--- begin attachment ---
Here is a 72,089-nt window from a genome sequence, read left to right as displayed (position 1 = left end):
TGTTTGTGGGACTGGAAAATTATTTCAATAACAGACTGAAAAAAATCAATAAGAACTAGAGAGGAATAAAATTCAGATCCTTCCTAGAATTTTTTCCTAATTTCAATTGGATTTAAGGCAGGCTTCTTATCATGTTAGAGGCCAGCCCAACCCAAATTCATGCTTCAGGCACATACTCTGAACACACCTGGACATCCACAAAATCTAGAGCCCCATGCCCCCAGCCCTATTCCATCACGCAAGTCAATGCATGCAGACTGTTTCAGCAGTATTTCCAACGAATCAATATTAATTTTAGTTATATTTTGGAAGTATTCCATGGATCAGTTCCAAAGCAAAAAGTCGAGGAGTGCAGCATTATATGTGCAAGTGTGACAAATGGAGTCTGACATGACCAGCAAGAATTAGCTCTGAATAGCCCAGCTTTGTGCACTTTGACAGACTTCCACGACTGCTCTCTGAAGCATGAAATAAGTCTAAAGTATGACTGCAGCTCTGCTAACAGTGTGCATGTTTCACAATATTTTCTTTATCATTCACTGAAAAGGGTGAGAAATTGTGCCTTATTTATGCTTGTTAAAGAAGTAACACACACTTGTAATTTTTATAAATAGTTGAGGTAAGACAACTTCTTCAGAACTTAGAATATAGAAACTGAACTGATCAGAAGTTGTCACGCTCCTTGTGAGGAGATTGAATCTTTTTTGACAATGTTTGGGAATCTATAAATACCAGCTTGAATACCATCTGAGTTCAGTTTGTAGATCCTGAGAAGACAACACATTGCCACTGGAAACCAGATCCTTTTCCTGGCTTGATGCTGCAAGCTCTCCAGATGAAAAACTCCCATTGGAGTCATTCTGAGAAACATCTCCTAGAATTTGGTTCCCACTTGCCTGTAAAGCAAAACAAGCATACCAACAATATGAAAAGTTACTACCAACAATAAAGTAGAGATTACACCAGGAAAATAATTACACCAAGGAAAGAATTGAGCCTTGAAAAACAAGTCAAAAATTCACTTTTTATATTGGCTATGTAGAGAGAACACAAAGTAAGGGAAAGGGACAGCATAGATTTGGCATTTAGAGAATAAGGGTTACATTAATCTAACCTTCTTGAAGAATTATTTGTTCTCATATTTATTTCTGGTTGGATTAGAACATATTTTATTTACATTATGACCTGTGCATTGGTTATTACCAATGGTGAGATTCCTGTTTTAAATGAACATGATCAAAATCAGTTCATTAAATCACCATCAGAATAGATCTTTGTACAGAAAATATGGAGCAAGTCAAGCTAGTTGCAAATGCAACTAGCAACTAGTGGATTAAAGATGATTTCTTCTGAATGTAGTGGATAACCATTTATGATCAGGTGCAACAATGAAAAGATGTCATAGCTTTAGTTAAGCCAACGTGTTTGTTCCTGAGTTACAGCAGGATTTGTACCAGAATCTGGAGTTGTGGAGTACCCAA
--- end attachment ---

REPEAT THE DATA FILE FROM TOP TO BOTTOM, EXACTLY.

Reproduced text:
Here is a 72,089-nt window from a genome sequence, read left to right as displayed (position 1 = left end):
TGTTTGTGGGACTGGAAAATTATTTCAATAACAGACTGAAAAAAATCAATAAGAACTAGAGAGGAATAAAATTCAGATCCTTCCTAGAATTTTTTCCTAATTTCAATTGGATTTAAGGCAGGCTTCTTATCATGTTAGAGGCCAGCCCAACCCAAATTCATGCTTCAGGCACATACTCTGAACACACCTGGACATCCACAAAATCTAGAGCCCCATGCCCCCAGCCCTATTCCATCACGCAAGTCAATGCATGCAGACTGTTTCAGCAGTATTTCCAACGAATCAATATTAATTTTAGTTATATTTTGGAAGTATTCCATGGATCAGTTCCAAAGCAAAAAGTCGAGGAGTGCAGCATTATATGTGCAAGTGTGACAAATGGAGTCTGACATGACCAGCAAGAATTAGCTCTGAATAGCCCAGCTTTGTGCACTTTGACAGACTTCCACGACTGCTCTCTGAAGCATGAAATAAGTCTAAAGTATGACTGCAGCTCTGCTAACAGTGTGCATGTTTCACAATATTTTCTTTATCATTCACTGAAAAGGGTGAGAAATTGTGCCTTATTTATGCTTGTTAAAGAAGTAACACACACTTGTAATTTTTATAAATAGTTGAGGTAAGACAACTTCTTCAGAACTTAGAATATAGAAACTGAACTGATCAGAAGTTGTCACGCTCCTTGTGAGGAGATTGAATCTTTTTTGACAATGTTTGGGAATCTATAAATACCAGCTTGAATACCATCTGAGTTCAGTTTGTAGATCCTGAGAAGACAACACATTGCCACTGGAAACCAGATCCTTTTCCTGGCTTGATGCTGCAAGCTCTCCAGATGAAAAACTCCCATTGGAGTCATTCTGAGAAACATCTCCTAGAATTTGGTTCCCACTTGCCTGTAAAGCAAAACAAGCATACCAACAATATGAAAAGTTACTACCAACAATAAAGTAGAGATTACACCAGGAAAATAATTACACCAAGGAAAGAATTGAGCCTTGAAAAACAAGTCAAAAATTCACTTTTTATATTGGCTATGTAGAGAGAACACAAAGTAAGGGAAAGGGACAGCATAGATTTGGCATTTAGAGAATAAGGGTTACATTAATCTAACCTTCTTGAAGAATTATTTGTTCTCATATTTATTTCTGGTTGGATTAGAACATATTTTATTTACATTATGACCTGTGCATTGGTTATTACCAATGGTGAGATTCCTGTTTTAAATGAACATGATCAAAATCAGTTCATTAAATCACCATCAGAATAGATCTTTGTACAGAAAATATGGAGCAAGTCAAGCTAGTTGCAAATGCAACTAGCAACTAGTGGATTAAAGATGATTTCTTCTGAATGTAGTGGATAACCATTTATGATCAGGTGCAACAATGAAAAGATGTCATAGCTTTAGTTAAGCCAACGTGTTTGTTCCTGAGTTACAGCAGGATTTGTACCAGAATCTGGAGTTGTGGAGTACCCAA